It is a principal object of the invention to provide an improved tool for us in controlled relative rotation of articles.

Another object of the invention is to provide an improved bottle capper configured to provide information to associated equipment as in robotic applications.

A further object of the invention is to provide an improved rotating tool for use in screwing and unscrewing one object from another wherein it is desirable to measure the torque, of tightness with which the objects are joined, and/or to measure the number of rotations used in screwing or unscrewing operations.

Other objects of the invention will be obvious to those skilled in the art on reading the subject invention.

The above objects have been substantially achieved by providing apparatus for grasping and holding an object, e.g. a bottle of the type which accepts a screw cap wherein the apparatus has a rotatable gripper assembly. A gripper-operating motor is itself mounted to be rotated, with the gripper assembly, by a second motor which rotates the gripper assembly. A counter assembly, e.g. a photodetector is adapted to serve as a means to count the rotations of either motor and thereby provide a readily-usable control signal for determining the position of the grippers and the number of turns imparted to the gripper assembly during screwing and unscrewing operations. The use of two distinct motors facilitates, also, the use of the amperage from each motor as a distinct signal indicative of the amount of pressure exerted on a bottle during capping, uncapping or gripping and whether or not a stop has been encountered.

Of course, a strain gauge can be used to communicate directly to the motor. Such a gauge could be placed on the gripper means.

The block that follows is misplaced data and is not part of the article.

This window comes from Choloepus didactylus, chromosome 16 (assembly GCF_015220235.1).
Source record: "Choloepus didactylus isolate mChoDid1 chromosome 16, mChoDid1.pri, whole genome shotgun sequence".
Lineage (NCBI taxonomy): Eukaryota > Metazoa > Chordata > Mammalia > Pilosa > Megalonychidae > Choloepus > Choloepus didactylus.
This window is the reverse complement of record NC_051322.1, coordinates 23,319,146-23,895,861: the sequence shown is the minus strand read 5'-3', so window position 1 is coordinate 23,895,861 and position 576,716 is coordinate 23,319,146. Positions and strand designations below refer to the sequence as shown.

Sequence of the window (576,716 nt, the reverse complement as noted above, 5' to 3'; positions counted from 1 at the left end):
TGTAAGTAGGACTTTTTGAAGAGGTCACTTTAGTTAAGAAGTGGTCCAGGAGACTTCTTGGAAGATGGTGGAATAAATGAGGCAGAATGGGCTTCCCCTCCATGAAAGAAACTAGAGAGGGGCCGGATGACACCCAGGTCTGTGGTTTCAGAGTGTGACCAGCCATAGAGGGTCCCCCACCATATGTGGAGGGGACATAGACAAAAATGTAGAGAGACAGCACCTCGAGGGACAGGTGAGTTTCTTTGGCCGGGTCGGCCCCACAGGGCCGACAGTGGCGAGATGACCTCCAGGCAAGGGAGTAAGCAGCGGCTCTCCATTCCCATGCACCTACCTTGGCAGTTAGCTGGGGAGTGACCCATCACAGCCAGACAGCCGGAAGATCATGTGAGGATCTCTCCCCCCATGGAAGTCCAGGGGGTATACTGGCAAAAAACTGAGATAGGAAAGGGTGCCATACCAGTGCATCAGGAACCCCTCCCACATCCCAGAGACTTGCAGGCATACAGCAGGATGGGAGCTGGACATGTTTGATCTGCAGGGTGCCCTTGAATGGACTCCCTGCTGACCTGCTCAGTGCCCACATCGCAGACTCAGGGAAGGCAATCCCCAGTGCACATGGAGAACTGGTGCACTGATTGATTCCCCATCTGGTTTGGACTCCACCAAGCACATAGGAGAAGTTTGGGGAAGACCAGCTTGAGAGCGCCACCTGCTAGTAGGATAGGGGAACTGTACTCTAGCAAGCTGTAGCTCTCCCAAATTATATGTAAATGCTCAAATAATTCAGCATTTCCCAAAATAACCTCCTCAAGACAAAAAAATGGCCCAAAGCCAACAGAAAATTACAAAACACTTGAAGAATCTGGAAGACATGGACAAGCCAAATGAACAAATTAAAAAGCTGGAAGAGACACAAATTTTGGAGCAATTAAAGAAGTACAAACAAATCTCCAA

In some applications of the invention, it has been found to be desirable to have the apparatus resiliently mounted to accomodate relative motion between a part, e.g. a bottle, being held in the apparatus, and a part, e.g. a screwcap, being placed thereon removed therefrom. Any such resilient mount will do and one, a high-density, open-cell, resilient polyurethane foam pad 90 of about 0.0375-inch in thickness serves as such a mean in the apparatus of FIG. 2.


In this application and accompanying drawings there is shown and described a preferred embodiment of the invention and suggested various alternatives and modifications thereof, but it is to be understood that these are not intended to be exhaustive and that other changes and modifications can be made within the scope of the invention. These suggestions herein are selected and included for the purposes of illustration in order that others skilled in the art will more fully understand the invention and the principles thereof and will be able to modify it and embody it in a variety of forms, each as may be best suited to the condition of a particular case.


FIG. 1 is a perspective view of a rotational tool of the invention.

FIG. 2 is a somewhat schematic view in section of apparatus of the invention showing the interior mechanism thereof.

FIG. 3 is a fragmentary plan view, along section line 3:3 of FIG. 2, showing the rotatable gripper assembly.

FIG. 4 is a section taken along line 4:4 of FIG. 3.

FIG. 5 is a plan view, in section, of the apparatus taken along line 5:5 of FIG. 2.

FIG. 6 shows disk counter component useful in the invention.

FIG. 6A shows a preferred, low-inertial counter which provides a means to interrupt light to the detector and allows longer and more dependable service of the gears in the system.

FIG. 7 is a plan view of a the ring gear.

FIG. 8 is an elevation of the ring gear of FIG. 7.

FIG. 9 illustrates a favorable one circuit for useful in the invention.

FIG. 1 illustrates a bottle capper 10 constructed according to the invention. The capper comprises two cooperating gripping clamps 12 and 14, each mounted to reciprocate for closing movement towards each other, and opening movement away from each other, on racks 16 and 18, respectively. (Best seen in FIG. 3). Each of racks 16 and 18 are moved to-and-fro within rack housing 17 by a pinion gear 19. Rack housing 17 is configured to accomodate pinion 19 and to provide guide slots 24 and 26 for the racks.